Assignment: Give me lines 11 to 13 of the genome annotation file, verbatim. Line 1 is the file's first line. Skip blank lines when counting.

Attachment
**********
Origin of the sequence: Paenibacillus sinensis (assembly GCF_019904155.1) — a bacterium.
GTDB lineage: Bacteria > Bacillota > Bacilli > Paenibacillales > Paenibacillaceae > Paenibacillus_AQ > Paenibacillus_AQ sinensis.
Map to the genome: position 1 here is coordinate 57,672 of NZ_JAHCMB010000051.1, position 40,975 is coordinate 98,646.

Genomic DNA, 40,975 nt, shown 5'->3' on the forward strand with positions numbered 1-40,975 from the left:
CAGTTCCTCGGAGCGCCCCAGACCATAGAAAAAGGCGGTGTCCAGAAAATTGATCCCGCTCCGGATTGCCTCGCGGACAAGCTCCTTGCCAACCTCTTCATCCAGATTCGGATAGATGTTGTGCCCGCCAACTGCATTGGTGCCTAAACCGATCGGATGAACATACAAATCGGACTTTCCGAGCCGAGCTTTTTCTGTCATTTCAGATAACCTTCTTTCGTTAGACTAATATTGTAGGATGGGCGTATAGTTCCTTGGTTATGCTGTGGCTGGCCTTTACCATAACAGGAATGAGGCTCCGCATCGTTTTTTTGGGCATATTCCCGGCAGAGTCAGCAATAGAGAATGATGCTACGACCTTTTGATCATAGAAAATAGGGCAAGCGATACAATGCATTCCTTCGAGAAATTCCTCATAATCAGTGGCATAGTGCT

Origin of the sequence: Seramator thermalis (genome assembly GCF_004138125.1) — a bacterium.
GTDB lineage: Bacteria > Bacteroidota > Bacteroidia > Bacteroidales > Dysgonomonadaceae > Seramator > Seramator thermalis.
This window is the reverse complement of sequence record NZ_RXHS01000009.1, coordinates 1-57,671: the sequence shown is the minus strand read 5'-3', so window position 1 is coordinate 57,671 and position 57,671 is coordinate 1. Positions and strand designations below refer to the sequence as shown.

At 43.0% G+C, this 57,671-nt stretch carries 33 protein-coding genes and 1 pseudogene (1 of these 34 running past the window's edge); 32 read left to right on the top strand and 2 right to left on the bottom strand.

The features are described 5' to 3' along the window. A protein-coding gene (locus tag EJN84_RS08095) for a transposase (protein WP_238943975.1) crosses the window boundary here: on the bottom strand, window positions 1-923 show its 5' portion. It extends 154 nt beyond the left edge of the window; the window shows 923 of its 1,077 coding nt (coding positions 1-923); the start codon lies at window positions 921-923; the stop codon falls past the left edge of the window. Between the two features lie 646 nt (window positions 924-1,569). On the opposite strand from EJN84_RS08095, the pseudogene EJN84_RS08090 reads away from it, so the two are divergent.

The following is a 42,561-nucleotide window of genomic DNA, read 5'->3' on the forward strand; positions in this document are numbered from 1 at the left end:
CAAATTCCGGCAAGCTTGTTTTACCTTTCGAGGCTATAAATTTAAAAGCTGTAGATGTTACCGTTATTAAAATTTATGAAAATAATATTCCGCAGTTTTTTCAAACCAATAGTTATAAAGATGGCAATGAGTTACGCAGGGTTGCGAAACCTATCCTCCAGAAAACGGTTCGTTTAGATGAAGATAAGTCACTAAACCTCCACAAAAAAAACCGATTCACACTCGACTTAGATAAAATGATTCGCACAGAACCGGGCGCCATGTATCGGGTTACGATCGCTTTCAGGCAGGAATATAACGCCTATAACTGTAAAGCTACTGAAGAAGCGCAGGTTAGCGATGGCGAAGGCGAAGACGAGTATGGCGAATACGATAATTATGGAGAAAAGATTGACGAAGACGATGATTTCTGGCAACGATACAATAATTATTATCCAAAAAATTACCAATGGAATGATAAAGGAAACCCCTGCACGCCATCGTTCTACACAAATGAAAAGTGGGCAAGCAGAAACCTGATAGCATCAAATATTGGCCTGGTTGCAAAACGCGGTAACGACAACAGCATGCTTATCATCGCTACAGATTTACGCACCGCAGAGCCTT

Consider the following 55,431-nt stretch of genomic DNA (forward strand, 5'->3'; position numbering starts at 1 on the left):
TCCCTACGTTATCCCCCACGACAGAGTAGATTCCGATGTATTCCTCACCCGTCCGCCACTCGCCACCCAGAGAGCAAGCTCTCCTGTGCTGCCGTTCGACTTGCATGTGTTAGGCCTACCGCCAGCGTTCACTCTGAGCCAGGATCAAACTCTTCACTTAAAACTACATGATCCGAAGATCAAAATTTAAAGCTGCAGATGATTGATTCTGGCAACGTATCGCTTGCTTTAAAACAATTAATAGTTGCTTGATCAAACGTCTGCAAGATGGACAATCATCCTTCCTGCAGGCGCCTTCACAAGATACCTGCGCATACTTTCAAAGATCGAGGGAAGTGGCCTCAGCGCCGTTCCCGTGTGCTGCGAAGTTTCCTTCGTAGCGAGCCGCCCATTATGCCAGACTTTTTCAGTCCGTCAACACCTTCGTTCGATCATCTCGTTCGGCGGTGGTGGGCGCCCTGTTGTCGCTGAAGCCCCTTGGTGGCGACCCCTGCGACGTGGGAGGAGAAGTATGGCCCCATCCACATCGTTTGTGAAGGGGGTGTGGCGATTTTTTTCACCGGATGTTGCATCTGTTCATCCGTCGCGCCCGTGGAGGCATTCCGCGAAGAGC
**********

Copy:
The following is a 42,561-nucleotide window of genomic DNA, read 5'->3' on the forward strand; positions in this document are numbered from 1 at the left end:
CAAATTCCGGCAAGCTTGTTTTACCTTTCGAGGCTATAAATTTAAAAGCTGTAGATGTTACCGTTATTAAAATTTATGAAAATAATATTCCGCAGTTTTTTCAAACCAATAGTTATAAAGATGGCAATGAGTTACGCAGGGTTGCGAAACCTATCCTCCAGAAAACGGTTCGTTTAGATGAAGATAAGTCACTAAACCTCCACAAAAAAAACCGATTCACACTCGACTTAGATAAAATGATTCGCACAGAACCGGGCGCCATGTATCGGGTTACGATCGCTTTCAGGCAGGAATATAACGCCTATAACTGTAAAGCTACTGAAGAAGCGCAGGTTAGCGATGGCGAAGGCGAAGACGAGTATGGCGAATACGATAATTATGGAGAAAAGATTGACGAAGACGATGATTTCTGGCAACGATACAATAATTATTATCCAAAAAATTACCAATGGAATGATAAAGGAAACCCCTGCACGCCATCGTTCTACACAAATGAAAAGTGGGCAAGCAGAAACCTGATAGCATCAAATATTGGCCTGGTTGCAAAACGCGGTAACGACAACAGCATGCTTATCATCGCTACAGATTTACGCACCGCAGAGCCTT

Consider the following 55,431-nt stretch of genomic DNA (forward strand, 5'->3'; position numbering starts at 1 on the left):